The separation unit 32 is provided to remove a reaction product such as SiF4 from the gas which flows through the recirculation path 30 from the outlet 13 of the processing, chamber 11. (The term “outlet gas” will sometimes be used to refer to a gas mixture that flows from the outlet 13 of the processing chamber 11.) The separation unit 32 may perform separation by an ultra-sonic method, with a membrane, by adsorption or absorption, by cryogenic separation or by any other known gas separation technique.

FIG. 2 is a schematic illustration of an embodiment of the separation unit 32 as a cryogenic separator. The cryogenic separation unit 32 shown in FIG. 2 takes advantage of the fact that the boiling point of the reaction product to be separated (e.g., SiF4) is typically much higher (e.g., −65° C. at atmospheric pressure) than the boiling point of the valuable species to be recycled (e.g., F2, which has a boiling point at atmospheric pressure of −188° C.). Cooling provided by liquid nitrogen or another cryogenic gas is used to condense the reaction product from the outlet gas (while maintaining the species to be recycled in a gas phase).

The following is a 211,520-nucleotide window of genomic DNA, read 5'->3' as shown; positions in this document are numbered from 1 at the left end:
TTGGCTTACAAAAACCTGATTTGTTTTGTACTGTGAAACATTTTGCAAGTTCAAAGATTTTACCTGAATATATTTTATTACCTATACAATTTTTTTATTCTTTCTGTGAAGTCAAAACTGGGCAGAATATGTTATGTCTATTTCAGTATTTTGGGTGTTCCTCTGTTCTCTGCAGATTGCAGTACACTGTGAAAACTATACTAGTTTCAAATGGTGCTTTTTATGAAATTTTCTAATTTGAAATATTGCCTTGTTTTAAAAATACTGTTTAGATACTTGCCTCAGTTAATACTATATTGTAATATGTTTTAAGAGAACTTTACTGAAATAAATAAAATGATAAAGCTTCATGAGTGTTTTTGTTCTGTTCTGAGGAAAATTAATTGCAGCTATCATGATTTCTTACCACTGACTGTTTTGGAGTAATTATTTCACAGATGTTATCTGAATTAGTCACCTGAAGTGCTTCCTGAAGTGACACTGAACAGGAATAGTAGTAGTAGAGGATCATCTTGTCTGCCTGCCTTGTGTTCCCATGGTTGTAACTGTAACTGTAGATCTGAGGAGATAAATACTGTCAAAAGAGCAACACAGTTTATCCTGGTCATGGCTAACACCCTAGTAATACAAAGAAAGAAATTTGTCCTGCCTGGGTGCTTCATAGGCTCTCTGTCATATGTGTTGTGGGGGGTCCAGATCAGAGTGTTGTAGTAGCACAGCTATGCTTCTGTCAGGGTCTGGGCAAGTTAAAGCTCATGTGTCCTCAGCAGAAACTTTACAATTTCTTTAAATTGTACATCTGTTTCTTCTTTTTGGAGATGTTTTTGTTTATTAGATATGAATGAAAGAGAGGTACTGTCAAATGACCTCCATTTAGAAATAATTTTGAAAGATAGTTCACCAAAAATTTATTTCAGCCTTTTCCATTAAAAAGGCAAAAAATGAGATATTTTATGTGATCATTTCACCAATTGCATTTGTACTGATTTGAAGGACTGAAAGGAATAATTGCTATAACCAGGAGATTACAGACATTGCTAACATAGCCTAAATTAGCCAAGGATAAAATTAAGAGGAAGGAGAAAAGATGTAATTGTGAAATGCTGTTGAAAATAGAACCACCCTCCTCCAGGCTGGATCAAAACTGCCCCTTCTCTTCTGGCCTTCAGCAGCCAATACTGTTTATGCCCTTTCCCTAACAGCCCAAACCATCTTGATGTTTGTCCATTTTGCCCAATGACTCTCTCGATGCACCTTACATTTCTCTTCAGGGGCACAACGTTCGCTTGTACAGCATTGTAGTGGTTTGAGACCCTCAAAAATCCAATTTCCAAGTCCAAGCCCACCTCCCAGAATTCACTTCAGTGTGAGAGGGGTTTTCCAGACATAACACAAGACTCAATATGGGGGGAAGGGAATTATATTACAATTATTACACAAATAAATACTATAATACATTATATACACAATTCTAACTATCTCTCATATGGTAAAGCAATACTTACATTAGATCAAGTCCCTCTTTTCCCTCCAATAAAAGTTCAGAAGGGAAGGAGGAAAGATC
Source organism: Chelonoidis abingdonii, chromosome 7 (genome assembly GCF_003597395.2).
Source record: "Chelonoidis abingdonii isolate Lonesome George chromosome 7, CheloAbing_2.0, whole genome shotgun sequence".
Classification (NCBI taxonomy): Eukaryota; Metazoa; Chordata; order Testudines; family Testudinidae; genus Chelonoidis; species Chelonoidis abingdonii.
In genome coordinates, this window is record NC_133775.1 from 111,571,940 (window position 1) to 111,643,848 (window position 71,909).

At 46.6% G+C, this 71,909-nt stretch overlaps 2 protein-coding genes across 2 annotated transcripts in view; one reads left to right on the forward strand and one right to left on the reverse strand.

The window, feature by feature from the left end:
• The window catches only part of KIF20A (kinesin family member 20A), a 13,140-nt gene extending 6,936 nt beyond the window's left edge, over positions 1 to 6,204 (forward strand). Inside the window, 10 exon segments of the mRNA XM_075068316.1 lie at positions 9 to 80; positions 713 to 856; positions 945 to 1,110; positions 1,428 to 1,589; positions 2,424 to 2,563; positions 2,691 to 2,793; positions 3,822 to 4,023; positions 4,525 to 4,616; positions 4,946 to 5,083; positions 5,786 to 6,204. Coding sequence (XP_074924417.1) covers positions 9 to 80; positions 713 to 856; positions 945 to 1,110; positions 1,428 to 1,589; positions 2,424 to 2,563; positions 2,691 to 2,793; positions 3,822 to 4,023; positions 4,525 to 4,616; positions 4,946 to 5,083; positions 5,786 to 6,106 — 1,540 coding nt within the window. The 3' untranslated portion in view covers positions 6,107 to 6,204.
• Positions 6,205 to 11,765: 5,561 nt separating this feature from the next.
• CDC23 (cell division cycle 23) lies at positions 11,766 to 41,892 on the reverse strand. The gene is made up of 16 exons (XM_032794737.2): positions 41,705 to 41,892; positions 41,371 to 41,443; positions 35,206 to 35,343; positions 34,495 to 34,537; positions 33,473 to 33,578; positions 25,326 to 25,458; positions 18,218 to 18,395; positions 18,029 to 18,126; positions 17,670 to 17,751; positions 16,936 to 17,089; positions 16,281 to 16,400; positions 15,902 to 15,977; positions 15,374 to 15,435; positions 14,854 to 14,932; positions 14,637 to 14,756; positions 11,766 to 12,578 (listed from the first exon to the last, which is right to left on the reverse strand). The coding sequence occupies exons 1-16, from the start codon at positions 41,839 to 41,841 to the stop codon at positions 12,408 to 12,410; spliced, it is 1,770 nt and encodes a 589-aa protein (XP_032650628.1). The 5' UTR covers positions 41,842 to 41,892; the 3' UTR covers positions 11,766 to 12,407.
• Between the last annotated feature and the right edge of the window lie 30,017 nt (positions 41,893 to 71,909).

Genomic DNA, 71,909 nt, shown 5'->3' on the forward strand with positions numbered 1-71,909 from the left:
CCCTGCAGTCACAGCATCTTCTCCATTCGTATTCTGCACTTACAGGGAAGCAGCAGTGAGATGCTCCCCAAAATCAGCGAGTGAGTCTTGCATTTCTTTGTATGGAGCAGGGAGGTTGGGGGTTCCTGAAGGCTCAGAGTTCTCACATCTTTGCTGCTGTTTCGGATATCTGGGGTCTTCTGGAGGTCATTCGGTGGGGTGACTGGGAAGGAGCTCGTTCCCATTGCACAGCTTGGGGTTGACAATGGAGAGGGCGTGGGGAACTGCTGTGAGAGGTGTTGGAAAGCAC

The cryogenic separation unit 32 includes a condensation chamber 43 in which cooling and condensation of the reaction product occurs. Cooling fins 44 extend into the condensation chamber 43. Cold hydrogen or liquid nitrogen is supplied to the cooling fins 44 via a supply line 45. Used hydrogen or liquid nitrogen is taken away from the separation unit 32 via an outlet line 46. Condensed reaction product 47 is taken out from the separation unit 32 via a separation outlet 48.

In addition to or instead of cooling the cryogenic separation unit 32 by a coolant such as liquid nitrogen or cold hydrogen, it is also contemplated to use other cooling, techniques, including a compression-expansion cycle.